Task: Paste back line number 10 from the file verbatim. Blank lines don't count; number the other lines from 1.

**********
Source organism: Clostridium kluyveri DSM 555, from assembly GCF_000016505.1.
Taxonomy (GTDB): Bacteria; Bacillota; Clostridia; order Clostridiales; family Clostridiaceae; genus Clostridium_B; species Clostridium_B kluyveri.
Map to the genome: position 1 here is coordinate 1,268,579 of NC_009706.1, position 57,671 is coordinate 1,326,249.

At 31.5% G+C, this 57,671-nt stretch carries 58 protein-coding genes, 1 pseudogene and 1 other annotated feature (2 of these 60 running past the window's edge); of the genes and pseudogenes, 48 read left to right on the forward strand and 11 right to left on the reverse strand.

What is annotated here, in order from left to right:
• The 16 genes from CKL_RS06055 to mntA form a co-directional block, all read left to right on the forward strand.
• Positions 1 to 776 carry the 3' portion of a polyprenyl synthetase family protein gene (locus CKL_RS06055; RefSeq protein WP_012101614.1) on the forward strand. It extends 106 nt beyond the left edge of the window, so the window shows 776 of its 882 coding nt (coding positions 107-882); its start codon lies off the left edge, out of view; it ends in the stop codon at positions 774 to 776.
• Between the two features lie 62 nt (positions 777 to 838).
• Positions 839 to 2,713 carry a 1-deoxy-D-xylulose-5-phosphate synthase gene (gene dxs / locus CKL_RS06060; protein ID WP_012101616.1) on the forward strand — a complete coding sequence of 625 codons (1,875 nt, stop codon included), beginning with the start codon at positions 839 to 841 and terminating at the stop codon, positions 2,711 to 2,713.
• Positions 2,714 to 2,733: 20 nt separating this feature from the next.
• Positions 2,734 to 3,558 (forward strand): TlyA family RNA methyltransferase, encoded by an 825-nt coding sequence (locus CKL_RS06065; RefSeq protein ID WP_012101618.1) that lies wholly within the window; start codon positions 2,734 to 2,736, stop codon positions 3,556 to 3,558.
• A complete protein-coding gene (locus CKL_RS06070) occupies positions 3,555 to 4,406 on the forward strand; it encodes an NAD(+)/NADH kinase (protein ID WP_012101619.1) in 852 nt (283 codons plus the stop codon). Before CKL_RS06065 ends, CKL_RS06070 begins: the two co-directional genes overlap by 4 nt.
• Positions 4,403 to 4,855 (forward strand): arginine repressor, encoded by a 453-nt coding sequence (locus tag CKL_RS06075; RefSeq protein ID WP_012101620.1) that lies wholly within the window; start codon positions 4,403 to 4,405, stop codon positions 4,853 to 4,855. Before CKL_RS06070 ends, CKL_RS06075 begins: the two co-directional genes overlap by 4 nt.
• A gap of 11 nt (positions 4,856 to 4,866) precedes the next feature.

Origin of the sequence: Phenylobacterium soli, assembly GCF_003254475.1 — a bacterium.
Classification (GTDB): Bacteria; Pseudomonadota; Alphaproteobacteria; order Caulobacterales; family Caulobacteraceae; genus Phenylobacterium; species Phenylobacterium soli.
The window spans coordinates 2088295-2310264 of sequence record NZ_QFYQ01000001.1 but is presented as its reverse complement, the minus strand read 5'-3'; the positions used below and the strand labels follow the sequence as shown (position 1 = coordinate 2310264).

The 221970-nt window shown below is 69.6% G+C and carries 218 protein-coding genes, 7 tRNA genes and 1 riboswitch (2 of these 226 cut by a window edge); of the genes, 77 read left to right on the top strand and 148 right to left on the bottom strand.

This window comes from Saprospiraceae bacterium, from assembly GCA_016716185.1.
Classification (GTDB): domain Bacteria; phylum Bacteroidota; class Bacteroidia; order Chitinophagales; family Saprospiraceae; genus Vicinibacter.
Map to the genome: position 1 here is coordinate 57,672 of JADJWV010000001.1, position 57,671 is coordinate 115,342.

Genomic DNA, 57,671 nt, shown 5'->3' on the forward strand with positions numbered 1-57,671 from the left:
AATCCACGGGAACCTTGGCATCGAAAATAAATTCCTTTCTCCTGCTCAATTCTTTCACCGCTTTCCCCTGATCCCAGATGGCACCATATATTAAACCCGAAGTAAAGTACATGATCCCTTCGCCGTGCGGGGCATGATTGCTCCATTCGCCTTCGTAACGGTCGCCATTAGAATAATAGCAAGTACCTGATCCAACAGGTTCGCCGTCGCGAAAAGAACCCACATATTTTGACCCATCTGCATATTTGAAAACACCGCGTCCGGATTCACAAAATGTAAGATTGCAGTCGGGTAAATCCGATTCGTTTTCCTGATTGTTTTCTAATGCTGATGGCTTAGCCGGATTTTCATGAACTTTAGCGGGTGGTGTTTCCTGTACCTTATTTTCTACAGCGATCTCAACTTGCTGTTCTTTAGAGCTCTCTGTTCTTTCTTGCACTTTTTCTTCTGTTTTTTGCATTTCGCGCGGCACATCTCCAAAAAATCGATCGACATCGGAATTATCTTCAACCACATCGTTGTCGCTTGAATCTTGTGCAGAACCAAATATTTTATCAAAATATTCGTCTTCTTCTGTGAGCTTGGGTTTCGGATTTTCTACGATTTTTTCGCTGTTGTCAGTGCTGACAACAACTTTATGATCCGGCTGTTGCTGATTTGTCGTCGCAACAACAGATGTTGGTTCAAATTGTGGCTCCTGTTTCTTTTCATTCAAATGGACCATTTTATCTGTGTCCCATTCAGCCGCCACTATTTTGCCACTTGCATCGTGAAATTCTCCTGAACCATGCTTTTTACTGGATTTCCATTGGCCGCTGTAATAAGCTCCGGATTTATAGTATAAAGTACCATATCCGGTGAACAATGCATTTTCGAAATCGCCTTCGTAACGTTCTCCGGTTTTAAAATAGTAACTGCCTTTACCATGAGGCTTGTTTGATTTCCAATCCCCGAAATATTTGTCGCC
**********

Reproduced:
• Positions 2,714 to 2,733: 20 nt separating this feature from the next.